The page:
Further, the statistical output does not demonstrate that the factors you found are foundations, causes, explanations, or reasons for the directly-observed data. All you have found is that you can model each measured variable as a function of the other variables and an unobserved variable, with some error. The interpretation of that finding requires some other basis, such as a substantive theory of human psychology.
Finally, the whole approach of deriving factors from a questionnaire or an observational checklist (or “big data”) is only one way to study human beings. It should be compared to other methods, including the sensitive interpretation of their explicit speech and their intentional actions and interactions. Such comparisons are especially important if we are trying to draw broad, meta-conclusions about whether people are capable of deliberative self-governance.
All of these issues arose in The Authoritarian Personality, which combined factor analysis of questionnaire data with the psychoanalysis of selected subjects. Although the investigators came either from quantitative, largely Anglophone, positivist research or from Continental critical theory, they shared a premise: people may not know what they really want or believe, but we can find out by digging into their unconscious. In this study, extensive interviews, in what the authors describe as “clinical” settings, were used to suggest survey questions and then helped to interpret the output of factor analysis.
On the team was Theodor Adorno, the great Frankfurt School theorist. Almost forty years later, his colleague R. Nevitt Sanford recalled that “Adorno was a most stimulating intellectual companion. He had what seemed to us a profound grasp of psychoanalytic theory, complete familiarity with the ins and outs of German fascism and, not least, a boundless supply of off-color jokes” (quoted in Gordon, p. 39). I find Adorno’s critical reflections on the study even more timely and interesting than his jokes.
In The Authoritarian Personality, the authors make their theory vivid and concrete by presenting portraits of two pseudonymous subjects, both Republican-voting, college-educated, white men in their twenties. Larry is reluctant to categorize people into groups or make assumptions about individuals based on their demographic characteristics. He is interested in a wide variety of people, is self-critical, and overtly opposes discrimination. In contrast, Mack quickly categorizes people into groups he sees as homogeneous, he views their underlying traits as inescapable, and he assumes that the groups to which he belongs are in zero-sum conflict with the others. He is “pre-fascist” or susceptible to authoritarian politics.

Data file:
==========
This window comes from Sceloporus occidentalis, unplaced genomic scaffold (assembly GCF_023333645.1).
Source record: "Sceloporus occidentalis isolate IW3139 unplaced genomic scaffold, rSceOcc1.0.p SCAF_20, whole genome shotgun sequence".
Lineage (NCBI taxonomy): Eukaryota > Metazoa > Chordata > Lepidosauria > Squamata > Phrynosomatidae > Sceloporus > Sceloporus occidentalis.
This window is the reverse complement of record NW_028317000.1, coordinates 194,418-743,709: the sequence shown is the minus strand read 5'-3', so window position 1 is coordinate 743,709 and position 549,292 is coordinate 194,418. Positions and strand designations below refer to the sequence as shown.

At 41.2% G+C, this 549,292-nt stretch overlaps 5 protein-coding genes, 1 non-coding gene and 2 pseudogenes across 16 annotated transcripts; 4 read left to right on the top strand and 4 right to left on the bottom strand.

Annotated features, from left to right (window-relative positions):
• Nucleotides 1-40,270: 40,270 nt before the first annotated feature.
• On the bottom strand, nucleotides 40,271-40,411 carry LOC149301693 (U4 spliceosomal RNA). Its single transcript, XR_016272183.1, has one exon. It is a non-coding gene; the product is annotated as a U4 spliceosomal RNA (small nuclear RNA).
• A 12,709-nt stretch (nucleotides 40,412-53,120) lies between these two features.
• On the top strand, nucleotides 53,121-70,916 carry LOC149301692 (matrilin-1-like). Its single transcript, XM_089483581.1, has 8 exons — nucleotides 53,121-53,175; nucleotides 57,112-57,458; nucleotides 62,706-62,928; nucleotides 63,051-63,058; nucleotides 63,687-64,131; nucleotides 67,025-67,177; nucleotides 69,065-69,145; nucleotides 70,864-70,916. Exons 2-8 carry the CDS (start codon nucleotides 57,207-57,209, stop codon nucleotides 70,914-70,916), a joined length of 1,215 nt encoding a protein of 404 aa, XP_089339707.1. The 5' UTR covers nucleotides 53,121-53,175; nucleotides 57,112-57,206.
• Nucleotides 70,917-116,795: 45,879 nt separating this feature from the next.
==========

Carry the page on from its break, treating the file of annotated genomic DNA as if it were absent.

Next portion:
Now consider the behavioral scientists who categorize individuals like Mack and Larry as “highs” or “lows” on measures like the f-scale, and who trace such differences to “deep-lying trends in [the] personality”–trends of which the individuals are unaware (Chapter 1). These scientists sound much more like Mack than Larry.
This similarity raises at least two possibilities:
- Mack is right. People do fall into discrete, homogeneous, and contending groups that are determined by underlying, unchosen factors. Mack is wise to categorize people and to assess whole groups critically. It’s just that the category of people we should be concerned with are the authoritarians (including Mack), not the groups that Mack dislikes, such as Jews.
- The Authoritarian Personality reflects some of the same problematic social conditions that gave rise to Mack. Authoritarians and scholars of authoritarianism manifest the same tendencies because they are both influenced by the same circumstances.
I think Adorno makes the second argument. Under his own name, he contributes a chapter of “Remarks” to The Authoritarian Personality. Here he describes a shift from the “free competition and market economy” of the late 1800s, which prized and actually enhanced individuality, to the “mass society” of the mid-1900s (Kindle loc. 1417, 1453). “It is not accidental that Freud’s theory was conceived during the second part of the nineteenth century, when individuality as a social category was at its height” (1420). In keeping with his time, Freud emphasized the importance of the individual’s family, biography, and inner life for explaining idiosyncratic outcomes. But now “our society is … on its way to become one and whole, leaving less and less [sic] loopholes for the individual and tolerating less and less nonsocial, individual realms of existence” (1448). “The overwhelming machinery of propaganda and cultural industry” make individuality impossible and mold us into groups” (1463). Or again: